GENERAL PUBLIC SURVEY
Conducted by Ward Research in Summer 2003
The cost of health insurance is a major concern for Hawaii’s
be expected, monthly premium charges were uppermost in the respondents’ minds.
A majority prefer higher deductibles and lower premiums to lower
deductibles and higher premiums.
When asked what kind of premium
fees would be acceptable, general public respondents said they
would not mind paying $48 a month
for basic coverage – compared to $108 cited by the self-employed
and $70 by part-timers workers.
Prescription coverage was deemed
most important (more than half mentioned it), followed closely
by dental. The survey found that
included dental, they would be willing to pay a $71 a month premium.
Seven out of 10 in both the insured and uninsured category agreed
that they would accept a tax increase to insure people, especially
Less than 1 in 10 has never had health insurance; about half of
the respondents were previously insured, either through an employer
Uninsured Hawaii residents believe that their health
status is worse than those with insurance. They lag behind insured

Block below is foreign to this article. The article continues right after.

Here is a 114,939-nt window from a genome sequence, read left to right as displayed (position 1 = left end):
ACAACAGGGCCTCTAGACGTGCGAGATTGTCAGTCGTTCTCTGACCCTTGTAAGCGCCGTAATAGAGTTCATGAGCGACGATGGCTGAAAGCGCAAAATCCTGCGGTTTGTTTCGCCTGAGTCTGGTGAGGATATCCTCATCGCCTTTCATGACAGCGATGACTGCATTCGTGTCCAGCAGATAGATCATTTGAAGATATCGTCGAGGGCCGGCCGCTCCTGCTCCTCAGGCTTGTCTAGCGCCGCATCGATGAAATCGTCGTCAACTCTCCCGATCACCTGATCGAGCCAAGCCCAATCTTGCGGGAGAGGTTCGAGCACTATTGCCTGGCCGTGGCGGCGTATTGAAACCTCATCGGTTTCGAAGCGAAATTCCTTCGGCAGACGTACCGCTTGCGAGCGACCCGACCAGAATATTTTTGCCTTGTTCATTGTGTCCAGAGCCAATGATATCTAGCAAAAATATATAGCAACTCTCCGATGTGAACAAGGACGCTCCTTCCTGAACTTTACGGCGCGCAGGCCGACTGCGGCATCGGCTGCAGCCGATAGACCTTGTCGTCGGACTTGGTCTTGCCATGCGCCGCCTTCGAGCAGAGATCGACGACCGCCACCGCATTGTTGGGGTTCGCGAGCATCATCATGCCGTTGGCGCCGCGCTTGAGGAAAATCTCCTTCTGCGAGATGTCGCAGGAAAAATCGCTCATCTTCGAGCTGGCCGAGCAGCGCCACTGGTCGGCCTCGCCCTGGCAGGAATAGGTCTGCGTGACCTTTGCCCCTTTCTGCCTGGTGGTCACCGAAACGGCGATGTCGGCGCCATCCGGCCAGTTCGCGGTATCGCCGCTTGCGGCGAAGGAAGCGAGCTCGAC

of doctor visits. Only about a third of the uninsured have seen
a doctor at least twice in the past six months, compared to more
half of those with health insurance.
And as might be expected, those
without health insurance are more likely to have other household
members without health insurance.
Most uninsured residents (about
60 percent) said they worry about the next time they will get sick;
less than 40 percent of insured
residents expressed the same concern. Uninsured residents tend
to use hospital emergency rooms less, and have fewer overnight
than those with health insurance.
The resident sample included 602
Hawaii residents. The margin of error is ± 2.8%. This general
public survey was funded by The Robert Wood Johnson Foundation.
the complete survey results, please download